By Jim Gibney (for Irish News)
There are 32 republican prisoners in Roe House in Maghaberry Prison living in appalling conditions and one prisoner, Liam Hannaway, has been on hunger strike in another part of the prison for the past month.
The prisoners in Roe House are being subjected to a regime that seems not to have learned the history lesson from the H-Blocks and Armagh women’s prison in the 19705 and 1980s. The essential and important difference between then and now is that the prisoners have their own clothes, live in segregated conditions and there is no British government-sponsored campaign trying to criminalise them.
That to one side, there is a common denominator and that is the attitude of the prison administration and in particular the Prison Officers Association towards the prisoners. Incredible though it might seem with all the political changes that have taken place in the last decade and a hall that has delivered new politics on this island, the six counties’ prison regime remains untouched and behaves as if it is a law unto itself.
The prisoners are held in practically 24-hour cellular confinement. The rare times they are out of their cells they are subject to controlled movement by prison officers.
Between 9am and lOam breakfast is available. Each prisoner, on his own. is forced to eat his breakfast standing in the canteen and each prisoner is strictly allocated 15 minutes each to do so.
This time limit means that not all prisoners get breakfast. The same restrictions apply to dinner and to tea.
The end result of this is the prisoners exist on a reduced diet. The prisoners are also subjected to a time-limited rota when washing which also results in many of them not being washed daily or adequately. Some have decided not to shave so infrequently have they washed. Under prison rules a prisoner is entitled to an hour of exercise per day but the warders twist the rules to ensure there are barriers in place to block access to it. The prisoner is forced to choose between using the gym, having breakfast, having a wash or exercising in the yard.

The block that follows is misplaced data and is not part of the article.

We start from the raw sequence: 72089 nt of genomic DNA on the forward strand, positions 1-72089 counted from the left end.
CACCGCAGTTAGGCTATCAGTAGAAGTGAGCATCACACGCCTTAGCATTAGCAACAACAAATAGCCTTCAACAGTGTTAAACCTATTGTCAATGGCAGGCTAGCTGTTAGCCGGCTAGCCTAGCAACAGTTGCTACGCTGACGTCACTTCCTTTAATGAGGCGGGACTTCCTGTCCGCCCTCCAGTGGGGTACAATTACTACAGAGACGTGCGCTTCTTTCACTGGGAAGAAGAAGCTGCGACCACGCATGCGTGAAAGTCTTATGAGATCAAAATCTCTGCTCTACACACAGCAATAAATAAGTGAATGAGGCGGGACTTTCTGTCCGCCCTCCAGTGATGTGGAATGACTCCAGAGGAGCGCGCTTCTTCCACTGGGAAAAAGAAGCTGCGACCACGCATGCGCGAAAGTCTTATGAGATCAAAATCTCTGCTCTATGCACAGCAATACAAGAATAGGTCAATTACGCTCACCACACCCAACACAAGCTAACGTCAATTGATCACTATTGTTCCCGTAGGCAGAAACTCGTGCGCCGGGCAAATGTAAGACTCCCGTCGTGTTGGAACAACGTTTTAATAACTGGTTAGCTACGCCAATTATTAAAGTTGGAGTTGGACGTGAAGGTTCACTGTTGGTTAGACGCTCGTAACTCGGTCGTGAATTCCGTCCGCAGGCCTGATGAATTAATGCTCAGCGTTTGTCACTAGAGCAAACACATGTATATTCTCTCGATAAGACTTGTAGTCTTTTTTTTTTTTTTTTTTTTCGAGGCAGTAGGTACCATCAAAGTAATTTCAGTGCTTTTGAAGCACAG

A deterioration of conditions led to the prisoners on protest damaging their cells including the cell toilet. This has led to the situation where nightly the prisoners are pouring urine out of their cells underneath their cell doors. Their human waste is placed in a bag and left on the prison landing where it is collected by warders.
The prisoners are strip-searched excessively especially before and after visits with relatives. A refusal to be strip-searched - which means the removal of all one’s clothes followed by a naked-body search - results in the prisoner being denied his visit and punished for disobeying an order from a prison officer.
Last Friday three prisoners experienced this treatment. Warders also abuse prison rule 23 which gives them the power to arbitrarily remove a prisoner they view as ‘difficult’ and put him or her in isolation. One republican prisoner was over a week in isolation as of last Friday.
These are the circumstances a Sinn Fein delegation met when they visited the prison last week to speak with the prisoners. Of the five-person delegation, three were former political prisoners. It included MLAs Raymond McCartney, Caral Ni Chuilin, Paul Maskey and John O’Dowd and director of the ex-political prisoner organisation Coiste na nlarchimi Michael Culbert.
The delegation met Liam Hannaway and 10 of the prisoners held in Roe House. The meetings were cordial and focused on the prison conditions and the background to the dispute.
The delegation also met the head of the prison service in the north, Maghaberry’s governor and prison staff. To all they stressed that the rights of the prisoners must be respected. They found the senior prison staff receptive to their views. Resolving this unacceptable situation should be high on the agenda of new minister for justice David Ford.
It is welcome news that the minister has decided to carry out a review of the north’s prisons beginning with Maghaberry but in the short term the situation at the prison urgently needs to be resolved.